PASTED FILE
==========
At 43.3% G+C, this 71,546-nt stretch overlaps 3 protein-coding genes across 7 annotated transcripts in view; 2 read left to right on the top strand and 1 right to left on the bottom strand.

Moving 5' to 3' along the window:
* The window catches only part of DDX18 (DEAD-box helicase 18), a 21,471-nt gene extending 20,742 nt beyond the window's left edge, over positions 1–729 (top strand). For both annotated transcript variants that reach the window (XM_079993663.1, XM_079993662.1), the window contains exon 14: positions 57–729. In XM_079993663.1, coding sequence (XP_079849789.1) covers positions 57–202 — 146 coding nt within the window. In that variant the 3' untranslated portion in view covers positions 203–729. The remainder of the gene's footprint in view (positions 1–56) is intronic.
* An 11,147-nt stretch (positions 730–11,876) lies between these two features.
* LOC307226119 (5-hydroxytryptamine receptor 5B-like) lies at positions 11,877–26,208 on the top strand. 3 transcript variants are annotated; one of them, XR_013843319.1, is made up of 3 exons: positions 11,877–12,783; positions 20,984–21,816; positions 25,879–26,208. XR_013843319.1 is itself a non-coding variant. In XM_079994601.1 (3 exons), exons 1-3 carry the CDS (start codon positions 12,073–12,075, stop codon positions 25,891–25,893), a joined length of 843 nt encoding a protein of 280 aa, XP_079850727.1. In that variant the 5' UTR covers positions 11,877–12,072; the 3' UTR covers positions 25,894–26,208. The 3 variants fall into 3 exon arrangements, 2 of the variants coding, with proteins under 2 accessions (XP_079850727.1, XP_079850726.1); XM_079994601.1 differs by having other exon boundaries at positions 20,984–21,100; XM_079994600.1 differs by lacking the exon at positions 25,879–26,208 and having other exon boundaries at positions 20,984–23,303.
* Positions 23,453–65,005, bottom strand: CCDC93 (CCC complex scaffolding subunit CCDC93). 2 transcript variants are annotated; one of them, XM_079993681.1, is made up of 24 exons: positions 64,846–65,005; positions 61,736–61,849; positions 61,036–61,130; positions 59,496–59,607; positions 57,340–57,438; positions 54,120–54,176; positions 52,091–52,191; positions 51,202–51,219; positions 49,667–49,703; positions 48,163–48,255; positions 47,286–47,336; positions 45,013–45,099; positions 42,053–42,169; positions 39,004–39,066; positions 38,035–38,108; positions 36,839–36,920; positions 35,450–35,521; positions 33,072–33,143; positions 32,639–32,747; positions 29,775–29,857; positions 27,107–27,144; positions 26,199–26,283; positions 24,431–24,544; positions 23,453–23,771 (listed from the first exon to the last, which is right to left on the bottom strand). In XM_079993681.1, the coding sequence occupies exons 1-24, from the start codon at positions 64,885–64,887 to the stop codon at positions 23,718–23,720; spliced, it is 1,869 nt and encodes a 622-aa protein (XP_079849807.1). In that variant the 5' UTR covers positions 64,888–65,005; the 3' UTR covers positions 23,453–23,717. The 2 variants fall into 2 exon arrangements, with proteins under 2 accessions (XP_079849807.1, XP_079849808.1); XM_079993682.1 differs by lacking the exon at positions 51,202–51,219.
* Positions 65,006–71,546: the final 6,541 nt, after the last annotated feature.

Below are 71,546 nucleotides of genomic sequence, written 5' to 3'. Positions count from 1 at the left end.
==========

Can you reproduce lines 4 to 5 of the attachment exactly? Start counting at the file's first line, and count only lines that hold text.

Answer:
* An 11,147-nt stretch (positions 730–11,876) lies between these two features.
* LOC307226119 (5-hydroxytryptamine receptor 5B-like) lies at positions 11,877–26,208 on the top strand. 3 transcript variants are annotated; one of them, XR_013843319.1, is made up of 3 exons: positions 11,877–12,783; positions 20,984–21,816; positions 25,879–26,208. XR_013843319.1 is itself a non-coding variant. In XM_079994601.1 (3 exons), exons 1-3 carry the CDS (start codon positions 12,073–12,075, stop codon positions 25,891–25,893), a joined length of 843 nt encoding a protein of 280 aa, XP_079850727.1. In that variant the 5' UTR covers positions 11,877–12,072; the 3' UTR covers positions 25,894–26,208. The 3 variants fall into 3 exon arrangements, 2 of the variants coding, with proteins under 2 accessions (XP_079850727.1, XP_079850726.1); XM_079994601.1 differs by having other exon boundaries at positions 20,984–21,100; XM_079994600.1 differs by lacking the exon at positions 25,879–26,208 and having other exon boundaries at positions 20,984–23,303.